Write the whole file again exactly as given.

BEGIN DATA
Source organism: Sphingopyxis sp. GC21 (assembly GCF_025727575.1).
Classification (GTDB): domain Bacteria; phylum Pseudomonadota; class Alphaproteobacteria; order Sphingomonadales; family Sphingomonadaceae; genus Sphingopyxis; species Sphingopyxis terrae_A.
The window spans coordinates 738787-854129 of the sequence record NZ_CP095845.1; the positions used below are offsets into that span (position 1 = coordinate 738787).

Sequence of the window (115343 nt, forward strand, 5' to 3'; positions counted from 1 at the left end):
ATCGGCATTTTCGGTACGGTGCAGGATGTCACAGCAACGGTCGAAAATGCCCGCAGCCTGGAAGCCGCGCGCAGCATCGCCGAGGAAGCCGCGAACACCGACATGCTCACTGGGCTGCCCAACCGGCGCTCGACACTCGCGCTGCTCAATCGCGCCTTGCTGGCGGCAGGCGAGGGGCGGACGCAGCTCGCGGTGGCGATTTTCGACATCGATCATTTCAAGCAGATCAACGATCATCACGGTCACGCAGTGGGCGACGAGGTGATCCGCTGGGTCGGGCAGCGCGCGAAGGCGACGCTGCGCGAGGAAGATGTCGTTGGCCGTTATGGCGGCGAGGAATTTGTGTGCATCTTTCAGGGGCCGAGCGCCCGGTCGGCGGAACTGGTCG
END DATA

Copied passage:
Source organism: Sphingopyxis sp. GC21 (assembly GCF_025727575.1).
Classification (GTDB): domain Bacteria; phylum Pseudomonadota; class Alphaproteobacteria; order Sphingomonadales; family Sphingomonadaceae; genus Sphingopyxis; species Sphingopyxis terrae_A.
The window spans coordinates 738787-854129 of the sequence record NZ_CP095845.1; the positions used below are offsets into that span (position 1 = coordinate 738787).

Sequence of the window (115343 nt, forward strand, 5' to 3'; positions counted from 1 at the left end):
ATCGGCATTTTCGGTACGGTGCAGGATGTCACAGCAACGGTCGAAAATGCCCGCAGCCTGGAAGCCGCGCGCAGCATCGCCGAGGAAGCCGCGAACACCGACATGCTCACTGGGCTGCCCAACCGGCGCTCGACACTCGCGCTGCTCAATCGCGCCTTGCTGGCGGCAGGCGAGGGGCGGACGCAGCTCGCGGTGGCGATTTTCGACATCGATCATTTCAAGCAGATCAACGATCATCACGGTCACGCAGTGGGCGACGAGGTGATCCGCTGGGTCGGGCAGCGCGCGAAGGCGACGCTGCGCGAGGAAGATGTCGTTGGCCGTTATGGCGGCGAGGAATTTGTGTGCATCTTTCAGGGGCCGAGCGCCCGGTCGGCGGAACTGGTCG